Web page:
For example, Caliper Life Sciences' LabChip90 is an automated electrophoresis system, an alternative to the conventional slab gel electrophoresis system such as SDS-PAGE. Caliper's new protein assay for the LabChip90 is less expensive than traditional gel electrophoresis and increases sample throughput by two- to threefold. Because the LabChip90 can sample from 96-well plates, it also saves time. “The LabChip 90 integrates all of the steps of the process—from sampling to separation to detection to quantification via the software that comes with the instrument,” says Caliper's product manager Jackie Richards. “It generates high-quality digital sizing and concentration data in seconds per sample.” Mark Roskey, vice president of marketing at Caliper Life Sciences, predicts “continued advancement of microfluidics-based techniques for quantification. Caliper will launch a new high-speed, high-sensitivity protein assay at the end of 2004 for the LabChip 90 System. In the past months Bio-Rad launched their Experion electrophoresis system, which uses Caliper's LabChip technology and makes these more advanced approaches to protein separations more accessible for the academic market. Agilent launched their 5100 system, which also uses Caliper microfluidics, to accomplish high-throughput protein separations.”
Gyros builds their microfluidics-based Gyrolab microlaboratory on a compact disc. Spinning the disc creates centrifugal force that drives fluids through nanoliter-scale channels in the disc; sample movement is also controlled by capillary forces and surface chemistry. For protein mass mapping or sequence analysis in mass spectroscopy using a Gyros Workstation, one disc can process 480 samples in parallel in about an hour. Gyros recently introduced another disc, Gyrolab Bioaffy, along with an updated Gyrolab Workstation equipped with laser-induced fluorescence detection, which allows researchers to run immunoassays for protein quantification using nanoliter sample volumes.
Another increasingly popular microfluidic device is the Agilent 2100 bioanalyzer, initially commercialized in 1999 as a 'Lab-on-a-Chip' to perform size separation of proteins and nucleic acids. Now increasing the throughput one step further, Agilent has recently unveiled its new Agilent 5100 Automated Lab-on-a-Chip Platform, along with its protein purification assay, the Protein 200 HT-2 kit. This combination allows hands-free protein analysis by combining the microfluidic instrument with complete automation. Running ten plates (96- or 384-well) simultaneously, the Agilent 5100 yields more reproducible digital data for a larger number of samples than in gel electrophoresis. Analysis time is reduced by a factor of 10, with unattended analysis of 3,840 samples per run. In addition to the digital data, the Agilent 5100 generates a gel-like image for visual display.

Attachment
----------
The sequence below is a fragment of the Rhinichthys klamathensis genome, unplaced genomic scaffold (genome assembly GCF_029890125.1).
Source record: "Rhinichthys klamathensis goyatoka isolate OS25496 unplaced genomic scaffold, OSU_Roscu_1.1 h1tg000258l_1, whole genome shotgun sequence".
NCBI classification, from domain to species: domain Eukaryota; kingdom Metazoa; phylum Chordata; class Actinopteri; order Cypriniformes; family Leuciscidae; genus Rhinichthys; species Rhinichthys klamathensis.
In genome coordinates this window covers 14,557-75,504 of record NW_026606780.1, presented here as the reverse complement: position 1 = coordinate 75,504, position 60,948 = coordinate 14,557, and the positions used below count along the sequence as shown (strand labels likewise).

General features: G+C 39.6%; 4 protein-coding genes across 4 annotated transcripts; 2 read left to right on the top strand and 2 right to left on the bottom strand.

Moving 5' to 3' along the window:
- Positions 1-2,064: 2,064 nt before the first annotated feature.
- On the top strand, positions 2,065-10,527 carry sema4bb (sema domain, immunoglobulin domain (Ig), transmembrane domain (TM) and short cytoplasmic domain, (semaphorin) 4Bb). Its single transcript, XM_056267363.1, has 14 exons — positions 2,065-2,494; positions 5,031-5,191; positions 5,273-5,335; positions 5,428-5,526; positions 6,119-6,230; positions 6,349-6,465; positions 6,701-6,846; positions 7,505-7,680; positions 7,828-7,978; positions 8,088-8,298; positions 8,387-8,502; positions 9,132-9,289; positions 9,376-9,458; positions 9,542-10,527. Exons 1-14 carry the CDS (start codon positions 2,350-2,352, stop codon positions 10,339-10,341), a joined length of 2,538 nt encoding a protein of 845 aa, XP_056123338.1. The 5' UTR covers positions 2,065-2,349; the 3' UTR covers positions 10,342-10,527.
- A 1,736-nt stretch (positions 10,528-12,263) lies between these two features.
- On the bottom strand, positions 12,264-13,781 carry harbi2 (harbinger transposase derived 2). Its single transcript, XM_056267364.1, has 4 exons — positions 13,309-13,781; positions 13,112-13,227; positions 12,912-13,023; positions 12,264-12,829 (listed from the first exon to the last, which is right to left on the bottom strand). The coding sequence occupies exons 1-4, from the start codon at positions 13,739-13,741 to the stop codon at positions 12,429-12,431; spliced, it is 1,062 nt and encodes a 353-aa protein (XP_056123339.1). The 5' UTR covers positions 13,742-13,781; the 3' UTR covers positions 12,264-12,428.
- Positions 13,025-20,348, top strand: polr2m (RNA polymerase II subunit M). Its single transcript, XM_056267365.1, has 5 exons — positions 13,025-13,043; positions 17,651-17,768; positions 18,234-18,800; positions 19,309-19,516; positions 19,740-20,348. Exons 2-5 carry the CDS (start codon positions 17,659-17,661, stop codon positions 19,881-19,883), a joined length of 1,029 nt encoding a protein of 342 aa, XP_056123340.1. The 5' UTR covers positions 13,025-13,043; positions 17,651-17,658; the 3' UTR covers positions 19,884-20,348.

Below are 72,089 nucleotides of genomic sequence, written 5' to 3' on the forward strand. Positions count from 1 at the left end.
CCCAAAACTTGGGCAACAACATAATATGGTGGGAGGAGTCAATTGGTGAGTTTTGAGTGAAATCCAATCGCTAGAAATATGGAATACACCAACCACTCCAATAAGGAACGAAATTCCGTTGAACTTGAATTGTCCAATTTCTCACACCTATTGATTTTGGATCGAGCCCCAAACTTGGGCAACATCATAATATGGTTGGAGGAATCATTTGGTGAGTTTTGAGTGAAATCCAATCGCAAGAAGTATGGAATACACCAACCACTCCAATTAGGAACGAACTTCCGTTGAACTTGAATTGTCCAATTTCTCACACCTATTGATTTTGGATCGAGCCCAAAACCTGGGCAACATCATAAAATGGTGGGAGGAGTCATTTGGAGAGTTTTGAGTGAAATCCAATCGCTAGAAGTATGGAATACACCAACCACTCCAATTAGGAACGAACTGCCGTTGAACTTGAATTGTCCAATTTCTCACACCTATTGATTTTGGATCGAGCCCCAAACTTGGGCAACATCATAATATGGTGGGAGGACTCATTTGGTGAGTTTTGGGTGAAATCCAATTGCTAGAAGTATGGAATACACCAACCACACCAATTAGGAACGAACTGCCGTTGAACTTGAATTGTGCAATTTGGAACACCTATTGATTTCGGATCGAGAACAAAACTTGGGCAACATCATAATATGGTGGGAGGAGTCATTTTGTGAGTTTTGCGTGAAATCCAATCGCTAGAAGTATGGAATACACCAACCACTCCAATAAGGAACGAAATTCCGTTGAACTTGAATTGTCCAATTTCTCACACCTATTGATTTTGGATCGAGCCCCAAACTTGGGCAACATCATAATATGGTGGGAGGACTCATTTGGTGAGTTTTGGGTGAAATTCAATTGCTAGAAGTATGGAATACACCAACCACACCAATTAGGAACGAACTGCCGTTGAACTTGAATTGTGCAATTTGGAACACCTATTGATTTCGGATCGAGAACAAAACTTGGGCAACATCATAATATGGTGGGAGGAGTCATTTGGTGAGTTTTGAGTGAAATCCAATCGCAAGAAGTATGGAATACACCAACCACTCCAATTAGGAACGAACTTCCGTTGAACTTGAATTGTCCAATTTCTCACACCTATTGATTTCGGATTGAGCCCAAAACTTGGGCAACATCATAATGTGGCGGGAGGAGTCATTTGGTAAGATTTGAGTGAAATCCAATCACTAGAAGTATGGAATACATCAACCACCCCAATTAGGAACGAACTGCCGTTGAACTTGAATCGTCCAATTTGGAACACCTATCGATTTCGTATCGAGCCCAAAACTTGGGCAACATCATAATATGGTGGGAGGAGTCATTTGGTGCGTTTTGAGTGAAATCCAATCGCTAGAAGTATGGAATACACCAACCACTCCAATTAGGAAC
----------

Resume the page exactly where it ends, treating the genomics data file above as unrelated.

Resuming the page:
Striking a balance between greater purity and faster purification is a theme that protein researchers will wrestle with in the near future. Says Mark Kavonian: “Scientists want faster methods and higher purity, but they also want to retain the functionality and structure of their protein.” With scientists increasingly turning to proteomics research, “new and improved depletion and fractionation methods will be needed [to reduce] the complexity of starting material,” says Achim Ribbe. “They will be based on specific properties such as post-translational modifications and glycosylation patterns.” Qiagen plans to launch easy-to-use protein depletion and fractionation kits next year. Ribbe also comments that “we look forward to a time when a protein preparation becomes as simple and routine as plasmid preps are now. Genomics researchers now moving into proteomics are used to high-throughput procedures and the automation of protein purification and analysis will be a growth area.”
Although many researchers see the current high-throughput methods as a boon to proteomics, others are cautious about this new direction. William Gillette voices this concern succinctly: “The problem, to paraphrase a former US president, is 'the protein, stupid'.” Gillette says that high-throughput purification, “the 'one-size-fits-all' approach that was so successful in genomics, will not work for proteins. A predictive algorithm which might advise as to more likely purification methods would be incredibly useful but seems a long way off.”Table 1